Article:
Corporations are making a profit by locking up and detaining our community members. And in the wake of the highly contagious coronavirus, incarcerating even more people is both unconscionable and irresponsible. But private prison corporations are constantly pushing policies that ensure more people will be locked up to increase corporate profits. Most contracts with private prisons even include quotas for how many people must be locked up.
Two of the largest private prison profiteers, GEO Group and CoreCivic Inc., are making money by incarcerating disproportionate numbers of Black and brown people, and so further perpetuating forms of systemic racism. And our government is using our tax dollars to bankroll these profiteers. More and more of our community members are falling prey to the vicious prison industrial complex further fueled by the Trump administration’s anti-Black and anti-immigrant agenda.
Black people comprise only 13 percent of the total U.S. population, but are close to 40 percent of the total U.S. prison population. With the expansion of private prisons and immigration detention centers, the prison industrial complex depends on growth based on local and state police departments and federal law enforcement agencies targeting Black and brown communities.
You might recognize the name GEO Group because it has been a nominee in our annual Corporate Hall of Shame for the past two years. And now we’re joining a coalition of allies to demand that the U.S. state and federal governments stop funding private prisons, so many of whom are notorious for overcrowding, medical negligence, inhumane living conditions, and physical and sexual abuse of inmates, especially in light of the global pandemic we’re all dealing with. Add your name now!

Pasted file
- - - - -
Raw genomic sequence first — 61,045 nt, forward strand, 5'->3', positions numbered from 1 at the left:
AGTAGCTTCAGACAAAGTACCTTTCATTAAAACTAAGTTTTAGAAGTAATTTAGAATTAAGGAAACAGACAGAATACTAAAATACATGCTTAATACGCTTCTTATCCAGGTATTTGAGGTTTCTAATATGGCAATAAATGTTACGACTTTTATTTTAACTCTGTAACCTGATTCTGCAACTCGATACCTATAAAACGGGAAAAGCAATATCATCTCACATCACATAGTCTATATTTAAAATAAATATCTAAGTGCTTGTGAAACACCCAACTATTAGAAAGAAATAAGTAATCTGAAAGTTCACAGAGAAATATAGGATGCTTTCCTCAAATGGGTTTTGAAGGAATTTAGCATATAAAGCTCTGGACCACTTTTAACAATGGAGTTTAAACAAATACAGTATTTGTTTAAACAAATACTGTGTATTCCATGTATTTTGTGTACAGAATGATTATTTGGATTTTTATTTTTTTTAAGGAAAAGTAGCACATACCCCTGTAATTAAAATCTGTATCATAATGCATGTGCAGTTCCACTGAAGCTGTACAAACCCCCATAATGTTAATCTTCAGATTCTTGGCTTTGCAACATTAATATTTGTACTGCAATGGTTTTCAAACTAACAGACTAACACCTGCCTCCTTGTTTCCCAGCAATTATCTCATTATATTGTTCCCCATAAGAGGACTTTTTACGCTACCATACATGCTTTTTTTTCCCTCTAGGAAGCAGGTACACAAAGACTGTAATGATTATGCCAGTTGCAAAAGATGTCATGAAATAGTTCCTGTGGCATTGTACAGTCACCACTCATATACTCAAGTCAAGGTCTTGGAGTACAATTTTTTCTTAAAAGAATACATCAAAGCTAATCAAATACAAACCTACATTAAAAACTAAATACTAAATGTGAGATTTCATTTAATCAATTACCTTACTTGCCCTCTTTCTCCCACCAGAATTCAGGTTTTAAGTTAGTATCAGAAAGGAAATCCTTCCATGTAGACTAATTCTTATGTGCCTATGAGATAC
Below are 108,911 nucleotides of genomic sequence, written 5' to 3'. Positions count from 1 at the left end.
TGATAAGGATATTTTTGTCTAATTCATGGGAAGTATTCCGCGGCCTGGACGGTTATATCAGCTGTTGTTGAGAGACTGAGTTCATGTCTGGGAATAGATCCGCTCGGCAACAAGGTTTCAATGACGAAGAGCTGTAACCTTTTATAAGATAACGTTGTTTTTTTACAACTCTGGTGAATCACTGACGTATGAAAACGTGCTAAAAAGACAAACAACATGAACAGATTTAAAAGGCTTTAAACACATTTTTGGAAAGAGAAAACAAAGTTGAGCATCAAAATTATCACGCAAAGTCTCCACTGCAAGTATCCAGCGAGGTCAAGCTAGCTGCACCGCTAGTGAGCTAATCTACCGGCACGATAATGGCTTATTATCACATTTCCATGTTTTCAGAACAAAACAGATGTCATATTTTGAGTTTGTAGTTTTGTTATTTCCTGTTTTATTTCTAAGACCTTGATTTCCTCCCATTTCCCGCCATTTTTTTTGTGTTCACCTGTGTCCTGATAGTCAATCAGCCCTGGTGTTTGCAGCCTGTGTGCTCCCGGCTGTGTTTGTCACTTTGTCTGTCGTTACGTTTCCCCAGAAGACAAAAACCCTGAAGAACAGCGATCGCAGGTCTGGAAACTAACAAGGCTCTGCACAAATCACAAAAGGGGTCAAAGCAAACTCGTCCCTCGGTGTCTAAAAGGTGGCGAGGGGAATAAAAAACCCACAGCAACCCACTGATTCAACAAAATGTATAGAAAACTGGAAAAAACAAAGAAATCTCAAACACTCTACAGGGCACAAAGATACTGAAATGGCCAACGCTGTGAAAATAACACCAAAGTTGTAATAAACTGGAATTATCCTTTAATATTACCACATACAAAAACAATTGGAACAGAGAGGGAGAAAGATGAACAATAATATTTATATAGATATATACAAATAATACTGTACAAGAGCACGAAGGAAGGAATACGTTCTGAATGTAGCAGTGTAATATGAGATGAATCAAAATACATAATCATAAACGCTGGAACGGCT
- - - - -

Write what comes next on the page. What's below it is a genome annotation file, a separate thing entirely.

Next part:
With several prisons now reporting confirmed COVID-19 cases and deaths, the conditions in these prisons not only violate human rights, but also pose major public health risks for inmates and staff, and for larger communities throughout the U.S. Now is especially not the time to let corporations profit from incarceration.
Fortunately, human rights activists have seen big wins with major banks like JPMorgan Chase and Wells Fargo committing to end financing of the private prison industry. Lawmakers in several states like California, Nevada, and Illinois have banned private prisons, and some courts in other countries are ordering the release of inmates from detention centers in the wake of the coronavirus.
But, we need to put pressure on all state and federal lawmakers until private prisons and jails are a thing of the past and all incarcerated people are afforded protections in the wake of COVID-19.